Building a balanced transportation system that looks at the full picture of quality of life rather than just mobility and speed will continue to be a challenge, although we seem to be making some progress in that direction.  Issues of public health, environmental impact and land use impacts will probably always take some extra effort to incorporate into transportation decision-making, an effort organizations like Greater Greater Washington should continue to make.  I view this as an institutional problem, failing to bring full information about transportation systems impacts to the design table, and it should be addressed in our decision-making processes.

12-lane at-grade intersections would make any cityscape pretty awful, but that leads me to my second objection:

Driverless cars can do more with less

Maybe the computer scientists at UT Austin should have showed a 2-lane 4-way intersection with driverless cars instead of a 12-lane intersection.  They also should have showed a comparison with a present day intersection.  One of the potential benefits of driverless cars is squeezing more flow or capacity out of the road systems we already have.  Cars can drive closer together, and yes, maybe intersections can look more India-like.  Potentially, we’ll get more from our existing concrete without having to widen or reduce non-auto infrastructure.

There is also this nagging funding issue.  In Minnesota for example, we already can’t pay for all the roads we want.  So 1) a huge explosion of more road-building probably isn’t likely and 2) driverless cars give us kind of another way out: if we’re intent on adding more capacity, maybe we can make our vehicles smarter rather than our roads wider.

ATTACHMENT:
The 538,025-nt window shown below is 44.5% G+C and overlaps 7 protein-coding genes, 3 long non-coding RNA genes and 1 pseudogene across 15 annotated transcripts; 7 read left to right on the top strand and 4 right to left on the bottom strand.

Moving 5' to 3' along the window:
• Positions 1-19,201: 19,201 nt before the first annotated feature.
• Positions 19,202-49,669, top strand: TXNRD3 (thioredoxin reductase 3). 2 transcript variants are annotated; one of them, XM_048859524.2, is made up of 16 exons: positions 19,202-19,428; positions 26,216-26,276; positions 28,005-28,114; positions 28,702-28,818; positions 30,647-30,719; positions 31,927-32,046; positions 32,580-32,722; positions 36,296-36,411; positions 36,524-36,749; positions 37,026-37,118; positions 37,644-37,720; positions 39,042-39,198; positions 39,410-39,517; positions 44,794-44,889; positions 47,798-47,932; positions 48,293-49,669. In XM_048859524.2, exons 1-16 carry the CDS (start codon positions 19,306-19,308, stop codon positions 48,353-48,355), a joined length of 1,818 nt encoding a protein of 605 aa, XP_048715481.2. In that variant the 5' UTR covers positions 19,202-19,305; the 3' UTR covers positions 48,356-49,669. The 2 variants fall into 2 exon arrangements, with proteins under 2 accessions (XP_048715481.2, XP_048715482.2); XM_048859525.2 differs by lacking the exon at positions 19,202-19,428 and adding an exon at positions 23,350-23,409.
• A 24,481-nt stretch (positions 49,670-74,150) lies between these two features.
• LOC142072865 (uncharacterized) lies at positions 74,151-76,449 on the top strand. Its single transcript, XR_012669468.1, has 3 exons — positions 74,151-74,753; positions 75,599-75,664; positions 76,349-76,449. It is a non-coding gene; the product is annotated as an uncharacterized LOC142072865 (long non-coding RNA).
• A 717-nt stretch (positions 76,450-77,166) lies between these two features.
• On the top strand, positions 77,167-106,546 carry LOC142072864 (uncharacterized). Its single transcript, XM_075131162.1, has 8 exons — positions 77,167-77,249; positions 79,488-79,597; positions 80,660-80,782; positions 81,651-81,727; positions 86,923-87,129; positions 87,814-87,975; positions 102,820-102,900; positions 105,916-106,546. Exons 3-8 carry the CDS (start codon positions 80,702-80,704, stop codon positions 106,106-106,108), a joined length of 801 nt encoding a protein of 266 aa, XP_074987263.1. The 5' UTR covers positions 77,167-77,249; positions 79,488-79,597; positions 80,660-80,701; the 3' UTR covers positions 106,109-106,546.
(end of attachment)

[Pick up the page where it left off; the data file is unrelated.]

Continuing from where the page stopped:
And finally:

Driverless cars are safer

The first forays into “driverless cars” are about collision detection and avoidance (see a long list of existing implementation here).  Google’s driverless car has driven 200,000 miles and been involved in two accidents (both while being driven by a human).  Before any cars are driving themselves around, their computer brains will just be allowed to stop us from having accidents.  This is good for auto users and others alike.   And their adoption will happen gradually (they’ll be pretty expensive at first).

It seems obvious that driverless cars will be programmed to not hit pedestrians and cyclists.  Driverless cars will never (or very rarely) drive in a bike lane or right-hook a cyclist.  And for the next fifty years, they’ll probably be operating on roadways that look very similar to what we have today, pedestrian cross-walks and all.  The dys/utopian future where we have streets with tightly-spaced driverless cars traveling 200 mph is quite a ways off, and when that happens, why shouldn’t they be limited access and/or grade separated?  Wouldn’t we require the same of high-speed rail?

Again, there are lots of other potential negative impacts we need to be aware of as driverless cars become common (see my summary here), but I think these can be addressed by human policy decisions.  We also need to take some drastic action on emissions from transportation that contribute to climate change, and robot cars will likely not have a measurable impact there for some time (it’s also possible our action, if we take any, may actually delay their deployment).

Robot cars could offer urbanists a myriad of benefits that Alpert doesn’t address (but which others have covered in detail, but that should probably wait for another post.